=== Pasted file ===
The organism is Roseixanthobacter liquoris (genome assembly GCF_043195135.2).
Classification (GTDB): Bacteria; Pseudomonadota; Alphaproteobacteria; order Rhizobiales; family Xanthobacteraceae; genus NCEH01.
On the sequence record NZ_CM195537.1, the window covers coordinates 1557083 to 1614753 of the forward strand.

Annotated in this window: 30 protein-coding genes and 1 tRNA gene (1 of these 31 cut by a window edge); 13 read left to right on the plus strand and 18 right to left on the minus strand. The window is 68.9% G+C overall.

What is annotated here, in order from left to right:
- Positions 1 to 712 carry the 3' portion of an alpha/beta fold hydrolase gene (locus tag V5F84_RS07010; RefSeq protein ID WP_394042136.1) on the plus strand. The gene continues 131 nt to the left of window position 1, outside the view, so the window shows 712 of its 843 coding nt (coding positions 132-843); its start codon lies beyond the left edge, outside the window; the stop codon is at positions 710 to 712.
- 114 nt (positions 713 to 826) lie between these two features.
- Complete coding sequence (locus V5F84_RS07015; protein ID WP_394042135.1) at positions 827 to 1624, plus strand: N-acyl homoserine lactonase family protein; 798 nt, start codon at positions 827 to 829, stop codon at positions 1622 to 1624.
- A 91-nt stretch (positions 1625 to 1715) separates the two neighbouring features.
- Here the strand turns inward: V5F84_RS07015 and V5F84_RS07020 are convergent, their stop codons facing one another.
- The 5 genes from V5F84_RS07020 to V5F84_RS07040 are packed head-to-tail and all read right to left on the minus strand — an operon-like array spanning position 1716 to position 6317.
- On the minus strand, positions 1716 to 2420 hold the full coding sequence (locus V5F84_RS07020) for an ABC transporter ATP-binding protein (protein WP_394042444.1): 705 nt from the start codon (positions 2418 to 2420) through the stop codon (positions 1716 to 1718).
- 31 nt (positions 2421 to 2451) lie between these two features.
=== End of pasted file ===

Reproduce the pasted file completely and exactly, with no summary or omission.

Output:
The organism is Roseixanthobacter liquoris (genome assembly GCF_043195135.2).
Classification (GTDB): Bacteria; Pseudomonadota; Alphaproteobacteria; order Rhizobiales; family Xanthobacteraceae; genus NCEH01.
On the sequence record NZ_CM195537.1, the window covers coordinates 1557083 to 1614753 of the forward strand.

Annotated in this window: 30 protein-coding genes and 1 tRNA gene (1 of these 31 cut by a window edge); 13 read left to right on the plus strand and 18 right to left on the minus strand. The window is 68.9% G+C overall.

What is annotated here, in order from left to right:
- Positions 1 to 712 carry the 3' portion of an alpha/beta fold hydrolase gene (locus tag V5F84_RS07010; RefSeq protein ID WP_394042136.1) on the plus strand. The gene continues 131 nt to the left of window position 1, outside the view, so the window shows 712 of its 843 coding nt (coding positions 132-843); its start codon lies beyond the left edge, outside the window; the stop codon is at positions 710 to 712.
- 114 nt (positions 713 to 826) lie between these two features.
- Complete coding sequence (locus V5F84_RS07015; protein ID WP_394042135.1) at positions 827 to 1624, plus strand: N-acyl homoserine lactonase family protein; 798 nt, start codon at positions 827 to 829, stop codon at positions 1622 to 1624.
- A 91-nt stretch (positions 1625 to 1715) separates the two neighbouring features.
- Here the strand turns inward: V5F84_RS07015 and V5F84_RS07020 are convergent, their stop codons facing one another.
- The 5 genes from V5F84_RS07020 to V5F84_RS07040 are packed head-to-tail and all read right to left on the minus strand — an operon-like array spanning position 1716 to position 6317.
- On the minus strand, positions 1716 to 2420 hold the full coding sequence (locus V5F84_RS07020) for an ABC transporter ATP-binding protein (protein WP_394042444.1): 705 nt from the start codon (positions 2418 to 2420) through the stop codon (positions 1716 to 1718).
- 31 nt (positions 2421 to 2451) lie between these two features.